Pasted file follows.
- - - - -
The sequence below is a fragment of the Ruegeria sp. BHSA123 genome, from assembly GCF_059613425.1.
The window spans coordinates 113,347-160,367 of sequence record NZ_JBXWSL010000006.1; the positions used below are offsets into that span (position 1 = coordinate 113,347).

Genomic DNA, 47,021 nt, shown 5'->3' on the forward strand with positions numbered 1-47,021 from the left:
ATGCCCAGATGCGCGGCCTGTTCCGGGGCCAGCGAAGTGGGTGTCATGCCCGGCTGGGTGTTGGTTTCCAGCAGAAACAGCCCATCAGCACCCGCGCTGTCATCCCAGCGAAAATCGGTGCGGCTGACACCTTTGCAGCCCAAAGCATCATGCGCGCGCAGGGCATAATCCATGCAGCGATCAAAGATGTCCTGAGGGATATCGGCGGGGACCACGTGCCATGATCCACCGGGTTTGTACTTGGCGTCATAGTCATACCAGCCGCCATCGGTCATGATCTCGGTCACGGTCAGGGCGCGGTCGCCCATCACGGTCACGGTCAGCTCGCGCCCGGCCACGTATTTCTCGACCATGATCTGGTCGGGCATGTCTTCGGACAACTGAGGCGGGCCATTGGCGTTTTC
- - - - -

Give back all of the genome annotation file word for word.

The sequence below is a fragment of the Ruegeria sp. BHSA123 genome, from assembly GCF_059613425.1.
The window spans coordinates 113,347-160,367 of sequence record NZ_JBXWSL010000006.1; the positions used below are offsets into that span (position 1 = coordinate 113,347).

Genomic DNA, 47,021 nt, shown 5'->3' on the forward strand with positions numbered 1-47,021 from the left:
ATGCCCAGATGCGCGGCCTGTTCCGGGGCCAGCGAAGTGGGTGTCATGCCCGGCTGGGTGTTGGTTTCCAGCAGAAACAGCCCATCAGCACCCGCGCTGTCATCCCAGCGAAAATCGGTGCGGCTGACACCTTTGCAGCCCAAAGCATCATGCGCGCGCAGGGCATAATCCATGCAGCGATCAAAGATGTCCTGAGGGATATCGGCGGGGACCACGTGCCATGATCCACCGGGTTTGTACTTGGCGTCATAGTCATACCAGCCGCCATCGGTCATGATCTCGGTCACGGTCAGGGCGCGGTCGCCCATCACGGTCACGGTCAGCTCGCGCCCGGCCACGTATTTCTCGACCATGATCTGGTCGGGCATGTCTTCGGACAACTGAGGCGGGCCATTGGCGTTTTC